Using a community-based participatory research approach, we surveyed 134 undocumented Central American immigrant mothers to examine correlates of maternal mental health. Drawing upon an ecosystemic framework, predictors of depression included structural and familial stressors, parental concerns, and maternal health factors. Mothers' perceptions of child affect, traumatic stress, and general health ratings were among the most salient predictors. However, structural and familial stressors, such as food insecurity and single parenting, also accounted for significant variance in depression scores. Findings informed community actions such as advocating for mental health care and building awareness of families' lived experiences within the local school system.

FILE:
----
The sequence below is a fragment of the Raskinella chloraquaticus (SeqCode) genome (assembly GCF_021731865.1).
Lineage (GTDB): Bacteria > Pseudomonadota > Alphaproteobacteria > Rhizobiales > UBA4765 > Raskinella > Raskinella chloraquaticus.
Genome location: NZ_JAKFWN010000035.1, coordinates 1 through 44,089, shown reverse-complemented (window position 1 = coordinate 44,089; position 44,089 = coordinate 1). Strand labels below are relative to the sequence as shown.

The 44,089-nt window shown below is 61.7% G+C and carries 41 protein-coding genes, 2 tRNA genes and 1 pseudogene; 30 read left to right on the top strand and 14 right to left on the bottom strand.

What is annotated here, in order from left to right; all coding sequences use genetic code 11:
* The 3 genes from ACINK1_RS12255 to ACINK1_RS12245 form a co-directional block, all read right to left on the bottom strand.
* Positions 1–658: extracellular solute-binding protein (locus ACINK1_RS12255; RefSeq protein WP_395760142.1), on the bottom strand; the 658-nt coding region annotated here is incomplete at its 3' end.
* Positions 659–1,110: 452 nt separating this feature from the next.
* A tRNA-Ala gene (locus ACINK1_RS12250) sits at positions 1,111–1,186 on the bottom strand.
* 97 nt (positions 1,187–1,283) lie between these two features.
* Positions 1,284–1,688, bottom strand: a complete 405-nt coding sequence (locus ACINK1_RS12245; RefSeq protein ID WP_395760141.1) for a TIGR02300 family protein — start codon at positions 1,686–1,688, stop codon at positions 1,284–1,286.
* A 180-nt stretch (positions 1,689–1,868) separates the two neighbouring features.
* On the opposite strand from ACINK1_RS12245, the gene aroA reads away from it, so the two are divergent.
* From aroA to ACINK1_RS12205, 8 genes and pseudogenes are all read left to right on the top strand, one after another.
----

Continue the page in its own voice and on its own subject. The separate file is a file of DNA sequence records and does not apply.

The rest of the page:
College of Education and Human Development, George Mason University, Fairfax, Virginia (Drs Letiecq, Vesely, and Goodman and Ms Mehta); Alexandria Department of Community and Human Services, Alexandria, Virginia (Ms Marquez); and Child Trends, Bethesda, Maryland (Ms Moron).
Correspondence: Bethany L. Letiecq, PhD, College of Education and Human Development, George Mason University, 4400 University Dr, MSN 4C2, Fairfax, VA 22030 (email@example.com).
This study was funded by the Bruhn Morris Family Foundation. The authors thank their funders and community partners for support. Most importantly, the authors acknowledge the participants of this study who gave their time, trusted them, and invited them into their homes so they could learn more about their lived experiences and well-being in the US immigration context.
The authors declare no conflicts of interest.